A twist has emerged in the plot line of Paramount Theatre and the community now has a say in how its story will end.
When word got out earlier this month that Landmark Cinemas would cease operation of the downtown theatre, at Victoria and Fifth, public reaction was swift.
Film buffs, downtown dwellers, armchair historians and arts advocates shared online thoughts rated PG to R.
Nostalgia poured into the virtual abyss, while opinions shared were of disappointment and anger over losing the venerable home to Kamloops Film Society’s weekly film series and annual film festival.
However, the community has since learned the theatre will stay open, at least for now.
Local property-management firm Kelson Group purchased the building and will generously lease it below market rates to KFS.
The film society will have the option of renewing its lease in five years or purchasing the building at cost. Kelson Group vice-president of operations Jason Fawcett told this newspaper the building will continue to operate as a theatre, as long as it has community support.
“We’re going to do everything that we can to keep it functioning,” added Kelson Group president Ron Fawcett during a press conference last week.
The non-profit has an uphill climb.
Landmark pulled out of this market and sold the building due to competition with Cineplex Odeon and industry changes at a time when endless streaming services keep people at home.
That prime downtown real estate could easily become Kelson’s next housing project — the firm called that “plan D” — and the city is effectively faced with a one-time opportunity to create and support a viable theatre, something that could honour the past and pave way for a new era of arts and culture in Kamloops.
(The Fawcetts are also behind a proposal for a performing-arts centre a block from the Paramount.)
Anyone who has gone to the Paramount in recent years knows KFS is the heart and soul of that space. Volunteers have filled seats by challenging audiences beyond superhero movies and the latest Netflix binge project.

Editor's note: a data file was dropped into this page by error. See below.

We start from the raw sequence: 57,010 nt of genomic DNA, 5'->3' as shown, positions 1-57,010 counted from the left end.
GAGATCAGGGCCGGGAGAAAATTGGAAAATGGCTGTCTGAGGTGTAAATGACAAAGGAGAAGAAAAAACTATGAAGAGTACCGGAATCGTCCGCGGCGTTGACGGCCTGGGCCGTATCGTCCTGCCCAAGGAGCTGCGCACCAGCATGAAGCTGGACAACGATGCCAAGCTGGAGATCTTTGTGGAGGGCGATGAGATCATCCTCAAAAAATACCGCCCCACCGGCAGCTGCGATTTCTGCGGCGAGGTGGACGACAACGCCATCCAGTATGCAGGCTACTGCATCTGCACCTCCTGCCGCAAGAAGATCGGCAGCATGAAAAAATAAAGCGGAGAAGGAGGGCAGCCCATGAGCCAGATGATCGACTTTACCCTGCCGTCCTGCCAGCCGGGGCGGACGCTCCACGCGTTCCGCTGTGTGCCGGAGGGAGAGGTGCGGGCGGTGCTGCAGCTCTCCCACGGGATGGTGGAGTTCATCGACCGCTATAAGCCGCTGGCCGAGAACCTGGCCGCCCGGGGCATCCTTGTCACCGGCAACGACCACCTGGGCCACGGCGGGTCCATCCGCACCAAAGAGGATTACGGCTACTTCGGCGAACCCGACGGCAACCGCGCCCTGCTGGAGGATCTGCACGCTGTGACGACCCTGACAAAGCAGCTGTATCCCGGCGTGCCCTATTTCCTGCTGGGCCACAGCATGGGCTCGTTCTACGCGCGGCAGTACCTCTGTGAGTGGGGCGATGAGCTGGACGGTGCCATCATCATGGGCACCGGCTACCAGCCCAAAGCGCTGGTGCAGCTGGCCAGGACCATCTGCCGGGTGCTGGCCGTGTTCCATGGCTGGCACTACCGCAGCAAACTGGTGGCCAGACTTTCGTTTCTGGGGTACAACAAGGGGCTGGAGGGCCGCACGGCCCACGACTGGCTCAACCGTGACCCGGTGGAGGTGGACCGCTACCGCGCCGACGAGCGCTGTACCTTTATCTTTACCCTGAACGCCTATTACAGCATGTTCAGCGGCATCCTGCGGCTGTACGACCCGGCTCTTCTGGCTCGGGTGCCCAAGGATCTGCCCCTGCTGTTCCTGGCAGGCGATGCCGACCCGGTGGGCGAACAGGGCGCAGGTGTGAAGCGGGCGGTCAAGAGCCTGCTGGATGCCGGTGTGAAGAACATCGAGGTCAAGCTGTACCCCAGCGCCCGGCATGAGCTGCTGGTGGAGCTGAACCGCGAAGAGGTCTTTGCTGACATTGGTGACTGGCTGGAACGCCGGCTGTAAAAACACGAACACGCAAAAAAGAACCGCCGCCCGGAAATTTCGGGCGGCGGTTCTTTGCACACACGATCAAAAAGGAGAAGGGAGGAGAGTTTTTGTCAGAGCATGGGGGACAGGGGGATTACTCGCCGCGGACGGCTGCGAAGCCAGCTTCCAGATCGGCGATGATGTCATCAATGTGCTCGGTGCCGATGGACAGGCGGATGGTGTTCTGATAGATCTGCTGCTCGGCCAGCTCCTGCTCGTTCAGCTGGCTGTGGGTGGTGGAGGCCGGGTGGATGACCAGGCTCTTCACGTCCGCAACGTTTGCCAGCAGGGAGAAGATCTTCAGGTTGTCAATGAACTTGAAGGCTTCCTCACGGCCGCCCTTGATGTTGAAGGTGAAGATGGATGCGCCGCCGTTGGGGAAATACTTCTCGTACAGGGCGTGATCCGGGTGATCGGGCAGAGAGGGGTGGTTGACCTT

I will never forget how utterly disturbed I was while watching The Skin I Live In at a recent festival.
The experience brought me back to the theatre to find out what KFS could possibly show next.
The next step will be for Kamloops Film Society to build on its success.
Some thoughts include: retro films, black-and-white movies, Rocky Horror Picture Show and other cult flicks, old Christmas movies during the holidays and documentaries that align with news of the day or historical events.
The theatre boasts character that could not be replicated if it were to be torn down and rebuilt shiny and new.
Embrace that and add to its vibrancy. Plaster the walls in old movie posters, local events advertisements and create a space that feels unique to Kamloops so the city will in turn feel a further connection and choose to support it.
Hoist a neon marquee that shines down the street, boldly showing pride for the city’s indie theatre, The Paramount, which could rival similar venues in places like Portland.
Apply for a liquor licence and serve food, beer and wine, in addition to tasty buttered popcorn and kettle corn. Team up with local breweries, wineries or fast-casual restaurants to complement plans for film, theatre, comedy and music events.
KFS executive director Dusan Magdolen said the society is anxious to hear ideas from the community.
However, he added, “I also see it as a personal challenge to entice the community back to this heritage building.”
Once KFS does the work, it will ultimately be up to Kamloopsians to put bums in the seats.
Will Paramount get a happy ending?